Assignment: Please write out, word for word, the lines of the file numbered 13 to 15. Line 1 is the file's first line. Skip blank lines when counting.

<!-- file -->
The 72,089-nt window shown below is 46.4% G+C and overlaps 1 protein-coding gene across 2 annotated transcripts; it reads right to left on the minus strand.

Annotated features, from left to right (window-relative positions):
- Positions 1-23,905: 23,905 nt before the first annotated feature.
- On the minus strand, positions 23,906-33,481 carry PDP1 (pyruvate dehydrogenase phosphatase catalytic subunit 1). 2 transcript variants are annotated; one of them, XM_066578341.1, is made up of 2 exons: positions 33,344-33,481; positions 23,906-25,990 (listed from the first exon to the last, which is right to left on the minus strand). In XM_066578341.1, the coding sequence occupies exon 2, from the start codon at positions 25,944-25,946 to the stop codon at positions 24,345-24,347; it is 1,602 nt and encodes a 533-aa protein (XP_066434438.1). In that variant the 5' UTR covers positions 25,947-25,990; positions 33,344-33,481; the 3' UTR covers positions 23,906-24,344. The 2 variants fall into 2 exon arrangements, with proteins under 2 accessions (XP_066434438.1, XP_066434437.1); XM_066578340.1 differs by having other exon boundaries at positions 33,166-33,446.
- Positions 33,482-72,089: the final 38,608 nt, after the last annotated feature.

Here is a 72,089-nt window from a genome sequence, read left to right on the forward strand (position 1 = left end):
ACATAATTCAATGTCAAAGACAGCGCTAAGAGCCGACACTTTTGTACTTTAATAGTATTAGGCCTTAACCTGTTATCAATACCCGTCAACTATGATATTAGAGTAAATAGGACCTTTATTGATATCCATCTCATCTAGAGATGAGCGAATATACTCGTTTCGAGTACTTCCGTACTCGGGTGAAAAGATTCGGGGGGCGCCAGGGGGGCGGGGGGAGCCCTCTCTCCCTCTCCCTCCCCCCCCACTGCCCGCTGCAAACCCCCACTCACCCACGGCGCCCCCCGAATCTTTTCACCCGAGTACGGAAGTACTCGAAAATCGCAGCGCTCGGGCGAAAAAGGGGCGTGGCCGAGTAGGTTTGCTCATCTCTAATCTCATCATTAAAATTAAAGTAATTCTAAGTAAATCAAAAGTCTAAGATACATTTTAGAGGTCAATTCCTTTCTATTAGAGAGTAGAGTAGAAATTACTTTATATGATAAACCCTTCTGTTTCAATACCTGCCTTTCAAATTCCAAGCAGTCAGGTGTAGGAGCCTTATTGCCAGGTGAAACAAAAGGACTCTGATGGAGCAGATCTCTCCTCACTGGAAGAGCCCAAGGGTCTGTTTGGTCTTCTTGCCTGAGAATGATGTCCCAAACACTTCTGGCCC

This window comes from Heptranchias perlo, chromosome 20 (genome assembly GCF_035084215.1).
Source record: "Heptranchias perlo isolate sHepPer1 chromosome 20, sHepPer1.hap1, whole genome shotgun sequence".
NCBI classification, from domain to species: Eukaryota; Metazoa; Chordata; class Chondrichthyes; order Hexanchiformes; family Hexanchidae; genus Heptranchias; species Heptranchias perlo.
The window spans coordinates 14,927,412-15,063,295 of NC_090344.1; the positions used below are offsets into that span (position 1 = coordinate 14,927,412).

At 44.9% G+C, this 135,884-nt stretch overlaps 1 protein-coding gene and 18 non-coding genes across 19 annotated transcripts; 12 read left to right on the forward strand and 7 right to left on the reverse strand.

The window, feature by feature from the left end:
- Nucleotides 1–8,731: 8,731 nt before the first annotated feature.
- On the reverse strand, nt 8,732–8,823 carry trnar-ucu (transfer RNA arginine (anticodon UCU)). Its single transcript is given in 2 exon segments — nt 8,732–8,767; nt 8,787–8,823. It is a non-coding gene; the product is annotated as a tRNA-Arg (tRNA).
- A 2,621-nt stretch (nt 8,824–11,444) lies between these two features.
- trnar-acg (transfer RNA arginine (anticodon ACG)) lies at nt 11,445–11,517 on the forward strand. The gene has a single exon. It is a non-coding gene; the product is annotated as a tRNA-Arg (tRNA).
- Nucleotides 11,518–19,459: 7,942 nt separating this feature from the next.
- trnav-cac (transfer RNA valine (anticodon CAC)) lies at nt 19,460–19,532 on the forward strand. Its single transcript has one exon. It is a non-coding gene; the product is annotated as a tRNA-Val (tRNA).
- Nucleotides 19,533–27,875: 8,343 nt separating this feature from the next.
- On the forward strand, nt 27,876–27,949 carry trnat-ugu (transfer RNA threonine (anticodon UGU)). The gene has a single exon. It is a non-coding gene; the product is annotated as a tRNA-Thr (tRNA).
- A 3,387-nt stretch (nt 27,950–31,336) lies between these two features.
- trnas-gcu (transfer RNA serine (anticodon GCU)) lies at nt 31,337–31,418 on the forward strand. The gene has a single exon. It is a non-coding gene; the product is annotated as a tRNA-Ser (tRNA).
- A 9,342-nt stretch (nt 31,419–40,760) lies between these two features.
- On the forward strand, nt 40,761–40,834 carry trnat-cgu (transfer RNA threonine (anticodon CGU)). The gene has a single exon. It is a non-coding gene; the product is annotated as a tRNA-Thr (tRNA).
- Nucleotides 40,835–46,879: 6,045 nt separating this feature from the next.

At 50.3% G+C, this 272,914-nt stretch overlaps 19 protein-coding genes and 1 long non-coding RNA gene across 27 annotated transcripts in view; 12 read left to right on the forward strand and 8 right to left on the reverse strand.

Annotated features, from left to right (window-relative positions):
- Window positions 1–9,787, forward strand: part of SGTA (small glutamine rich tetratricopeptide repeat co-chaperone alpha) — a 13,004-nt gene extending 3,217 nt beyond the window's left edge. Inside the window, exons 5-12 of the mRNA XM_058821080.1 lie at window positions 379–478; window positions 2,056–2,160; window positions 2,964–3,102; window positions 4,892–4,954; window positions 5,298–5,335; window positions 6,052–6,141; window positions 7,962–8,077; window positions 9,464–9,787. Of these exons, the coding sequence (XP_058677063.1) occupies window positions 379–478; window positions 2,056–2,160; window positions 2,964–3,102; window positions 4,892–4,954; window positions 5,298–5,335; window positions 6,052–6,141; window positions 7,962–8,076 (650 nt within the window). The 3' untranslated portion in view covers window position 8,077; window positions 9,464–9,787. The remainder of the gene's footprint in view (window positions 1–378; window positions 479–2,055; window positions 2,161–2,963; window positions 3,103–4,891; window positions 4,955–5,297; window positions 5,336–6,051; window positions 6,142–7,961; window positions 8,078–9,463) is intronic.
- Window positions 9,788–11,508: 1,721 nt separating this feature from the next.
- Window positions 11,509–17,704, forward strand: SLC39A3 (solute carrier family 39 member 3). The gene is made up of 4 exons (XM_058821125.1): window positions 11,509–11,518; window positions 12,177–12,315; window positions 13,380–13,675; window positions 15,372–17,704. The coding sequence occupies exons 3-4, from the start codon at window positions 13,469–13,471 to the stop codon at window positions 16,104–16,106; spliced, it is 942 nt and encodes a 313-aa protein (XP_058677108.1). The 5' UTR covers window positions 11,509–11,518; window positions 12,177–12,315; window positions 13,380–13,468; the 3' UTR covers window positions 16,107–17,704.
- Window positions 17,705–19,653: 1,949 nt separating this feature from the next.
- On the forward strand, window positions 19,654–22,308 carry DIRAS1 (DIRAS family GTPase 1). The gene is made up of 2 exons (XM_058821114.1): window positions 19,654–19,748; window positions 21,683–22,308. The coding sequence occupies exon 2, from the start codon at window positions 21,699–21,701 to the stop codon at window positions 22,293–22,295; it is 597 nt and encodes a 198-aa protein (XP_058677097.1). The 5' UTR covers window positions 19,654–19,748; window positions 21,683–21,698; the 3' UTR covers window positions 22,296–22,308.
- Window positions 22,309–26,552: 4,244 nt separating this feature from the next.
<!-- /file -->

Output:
The window, feature by feature from the left end:
- Nucleotides 1–8,731: 8,731 nt before the first annotated feature.
- On the reverse strand, nt 8,732–8,823 carry trnar-ucu (transfer RNA arginine (anticodon UCU)). Its single transcript is given in 2 exon segments — nt 8,732–8,767; nt 8,787–8,823. It is a non-coding gene; the product is annotated as a tRNA-Arg (tRNA).